Power: … So this becomes a shift from mitigation to adaptation. We’re going to help you adapt to the damage, and we’re going to make voluntary pledges to reduce carbon. … In 2009, when I sent my students away for winter break, I said, “When you come back, bring me an essay on what happened in Copenhagen.” They varied from “Obama sold out, he betrayed the developing world” to “Obama saved the conference from complete debacle.” You get this whole contradictory range of accounts. …

Ginsburg: For me it matters less what happened in that moment, but it’s what the US did from then on to get [the accord] signed that I really have a problem with.

Power: … That’s where we’re headed now, into Chapter 4, “Manufacturing Consent.” What does that mean?

Ahad Ali Syed ’20: Forced agreement.

Chloe Briggs ’17: It’s interesting that you would use the word “forced,” because to me “manufactured” doesn’t make me think “forced.” It’s not natural consent. If you say “consent,” you think, “Oh, I just kind of fell into this feeling,” while manufacturing feels more deliberate and more covert at the same time.

Power: Strategic. That’s [the authors’] word. And it’s true—you can’t force consent, actually. You can put people in positions where, of all the options available, consent seems like the best option. But you must engage them. … It’s a Gramscian three-part process of negotiating consent. … What are the three parts? …

Elena Tinschert ’18: Financial benefits.

Ginsburg: [Compensate poorer, low-resource countries for] lost industry. …

Ariana Datta ’19: [Compensate for] environmental damages.

Tinschert: [Compensate for] the cost of adapting [to new sources of energy].

Power: … What’s the second part?

Nathan Kim ’16: Norm alignment, through methods like bribery. Gramsci calls it a hegemonic position, because it’s aligning of general consensus.

Power: Aligning of values. But notice that for values to align, it isn’t just that the dominated country must change its position to match the dominator.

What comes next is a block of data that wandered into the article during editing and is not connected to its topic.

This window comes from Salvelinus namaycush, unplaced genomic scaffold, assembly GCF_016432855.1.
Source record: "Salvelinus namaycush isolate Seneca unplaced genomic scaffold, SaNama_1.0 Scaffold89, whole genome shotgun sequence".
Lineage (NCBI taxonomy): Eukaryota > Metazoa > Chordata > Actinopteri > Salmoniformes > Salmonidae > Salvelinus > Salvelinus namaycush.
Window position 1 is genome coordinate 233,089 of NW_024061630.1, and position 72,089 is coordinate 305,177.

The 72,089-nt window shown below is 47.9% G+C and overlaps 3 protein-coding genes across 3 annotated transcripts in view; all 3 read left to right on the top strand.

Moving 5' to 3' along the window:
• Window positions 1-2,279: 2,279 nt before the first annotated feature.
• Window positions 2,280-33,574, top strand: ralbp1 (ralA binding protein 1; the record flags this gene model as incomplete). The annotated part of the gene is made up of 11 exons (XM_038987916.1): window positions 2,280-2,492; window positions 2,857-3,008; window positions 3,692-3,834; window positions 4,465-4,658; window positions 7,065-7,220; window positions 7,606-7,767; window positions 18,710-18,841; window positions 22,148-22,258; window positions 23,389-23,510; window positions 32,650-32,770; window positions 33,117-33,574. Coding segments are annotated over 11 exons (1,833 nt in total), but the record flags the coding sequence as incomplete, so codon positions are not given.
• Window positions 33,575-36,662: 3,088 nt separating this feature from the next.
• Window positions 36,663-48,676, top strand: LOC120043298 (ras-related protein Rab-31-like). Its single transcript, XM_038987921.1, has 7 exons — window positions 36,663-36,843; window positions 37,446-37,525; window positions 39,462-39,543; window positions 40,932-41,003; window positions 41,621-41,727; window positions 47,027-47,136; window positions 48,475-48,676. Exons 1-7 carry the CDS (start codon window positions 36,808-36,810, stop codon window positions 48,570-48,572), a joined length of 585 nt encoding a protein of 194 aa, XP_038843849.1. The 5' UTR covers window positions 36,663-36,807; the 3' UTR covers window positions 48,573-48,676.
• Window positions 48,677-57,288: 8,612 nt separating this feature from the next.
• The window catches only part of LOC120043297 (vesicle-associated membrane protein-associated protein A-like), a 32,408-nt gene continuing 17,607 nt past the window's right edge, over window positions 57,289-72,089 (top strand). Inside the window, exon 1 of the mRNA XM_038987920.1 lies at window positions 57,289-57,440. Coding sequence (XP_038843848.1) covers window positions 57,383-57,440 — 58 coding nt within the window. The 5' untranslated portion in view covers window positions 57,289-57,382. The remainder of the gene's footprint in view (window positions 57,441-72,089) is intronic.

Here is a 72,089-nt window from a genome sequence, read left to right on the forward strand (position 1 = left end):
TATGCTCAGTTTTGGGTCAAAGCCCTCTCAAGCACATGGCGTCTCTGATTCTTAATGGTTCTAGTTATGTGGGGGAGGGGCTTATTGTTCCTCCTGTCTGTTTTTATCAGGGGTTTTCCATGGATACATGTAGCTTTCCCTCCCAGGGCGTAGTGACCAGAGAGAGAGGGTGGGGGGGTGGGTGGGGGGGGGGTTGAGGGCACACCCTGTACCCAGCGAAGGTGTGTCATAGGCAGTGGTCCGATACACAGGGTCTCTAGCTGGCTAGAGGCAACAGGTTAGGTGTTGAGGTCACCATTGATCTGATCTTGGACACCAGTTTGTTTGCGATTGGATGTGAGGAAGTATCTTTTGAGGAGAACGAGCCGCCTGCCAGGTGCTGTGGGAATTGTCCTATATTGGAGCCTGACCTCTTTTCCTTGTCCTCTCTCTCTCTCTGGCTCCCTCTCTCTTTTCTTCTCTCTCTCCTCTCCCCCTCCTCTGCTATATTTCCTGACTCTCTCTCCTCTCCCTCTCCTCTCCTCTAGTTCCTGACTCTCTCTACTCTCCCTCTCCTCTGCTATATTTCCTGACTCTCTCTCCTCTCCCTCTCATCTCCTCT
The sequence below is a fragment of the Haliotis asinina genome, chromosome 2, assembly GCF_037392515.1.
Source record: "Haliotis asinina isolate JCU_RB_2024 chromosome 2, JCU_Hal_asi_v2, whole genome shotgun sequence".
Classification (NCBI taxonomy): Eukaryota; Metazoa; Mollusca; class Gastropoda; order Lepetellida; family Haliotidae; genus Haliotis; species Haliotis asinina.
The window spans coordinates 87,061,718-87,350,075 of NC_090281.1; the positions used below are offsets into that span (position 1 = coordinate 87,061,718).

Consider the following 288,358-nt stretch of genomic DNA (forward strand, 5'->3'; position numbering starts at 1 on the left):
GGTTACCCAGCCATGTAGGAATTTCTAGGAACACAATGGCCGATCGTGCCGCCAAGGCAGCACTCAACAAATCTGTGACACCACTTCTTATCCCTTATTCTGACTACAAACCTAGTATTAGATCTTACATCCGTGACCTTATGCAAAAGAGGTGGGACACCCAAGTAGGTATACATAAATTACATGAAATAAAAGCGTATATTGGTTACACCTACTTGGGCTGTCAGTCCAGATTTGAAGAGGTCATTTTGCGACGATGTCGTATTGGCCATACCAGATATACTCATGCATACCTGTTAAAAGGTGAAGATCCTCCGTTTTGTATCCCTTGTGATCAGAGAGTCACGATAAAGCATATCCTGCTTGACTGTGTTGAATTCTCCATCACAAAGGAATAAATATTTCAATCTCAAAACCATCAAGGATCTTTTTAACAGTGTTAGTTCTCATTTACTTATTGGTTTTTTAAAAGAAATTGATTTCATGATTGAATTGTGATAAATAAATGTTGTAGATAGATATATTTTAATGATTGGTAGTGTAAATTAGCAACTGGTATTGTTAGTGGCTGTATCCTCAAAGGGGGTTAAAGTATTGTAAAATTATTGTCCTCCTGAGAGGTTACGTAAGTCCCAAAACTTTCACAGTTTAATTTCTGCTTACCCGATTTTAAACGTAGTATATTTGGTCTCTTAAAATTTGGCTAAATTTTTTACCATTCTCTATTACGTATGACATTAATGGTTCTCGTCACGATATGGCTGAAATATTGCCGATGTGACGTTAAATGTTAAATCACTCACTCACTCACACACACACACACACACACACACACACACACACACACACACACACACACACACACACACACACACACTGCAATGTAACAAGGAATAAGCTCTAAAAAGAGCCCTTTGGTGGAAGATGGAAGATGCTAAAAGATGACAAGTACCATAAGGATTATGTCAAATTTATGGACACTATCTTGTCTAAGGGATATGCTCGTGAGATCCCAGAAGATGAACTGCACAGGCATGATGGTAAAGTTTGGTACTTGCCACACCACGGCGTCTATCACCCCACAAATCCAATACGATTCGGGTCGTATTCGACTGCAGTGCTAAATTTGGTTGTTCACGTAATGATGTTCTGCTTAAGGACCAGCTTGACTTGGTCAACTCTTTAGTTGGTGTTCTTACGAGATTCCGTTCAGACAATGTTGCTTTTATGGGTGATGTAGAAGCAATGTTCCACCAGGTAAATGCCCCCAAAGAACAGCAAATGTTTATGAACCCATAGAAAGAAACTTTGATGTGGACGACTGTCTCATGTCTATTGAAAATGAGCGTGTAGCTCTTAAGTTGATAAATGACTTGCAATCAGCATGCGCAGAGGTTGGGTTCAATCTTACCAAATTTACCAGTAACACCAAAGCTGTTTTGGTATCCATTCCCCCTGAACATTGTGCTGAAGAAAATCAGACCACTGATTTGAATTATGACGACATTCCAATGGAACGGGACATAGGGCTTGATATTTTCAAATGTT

Kim: The promise of financial reimbursement was what the developed countries were offering, but still it wasn’t enough to completely please the countries most affected by [climate] change.

Power: … If you go back and read President Obama’s speech on the last day of the Copenhagen meetings, he acknowledges the vulnerability of the poorer countries and the responsibility of the richer countries to compensate them. … This is an accepting of responsibility, acknowledging the existence of damage—rhetorically. … So norm alignment is tricky because there can be this disconnect between what you say and what you do. … And the third part?

Tess Cronin ’19: Taking into account how the US or other countries have traded with these developing countries, or been an imperial influence.

“[The least developed countries] started thinking that bad rules are better than no rules.”

Power: So you’re a developing country and trying to decide whether you should sign on to this accord, and the developed country you have historic ties to and trade with and depend upon says, “I really hope you’re going to sign this accord.” … You’re much more likely to sign the accord. …

Ginsburg: We went so far … that when [countries] didn’t sign on, we cut their aid. That was amazing to me, that then this threat was carried through.

Power: Yes. And you have to do that very visually to make things like that work. … So there are all these structural processes of manufacturing consent. …

Kim: … [The least developed countries] started thinking that bad rules are better than no rules.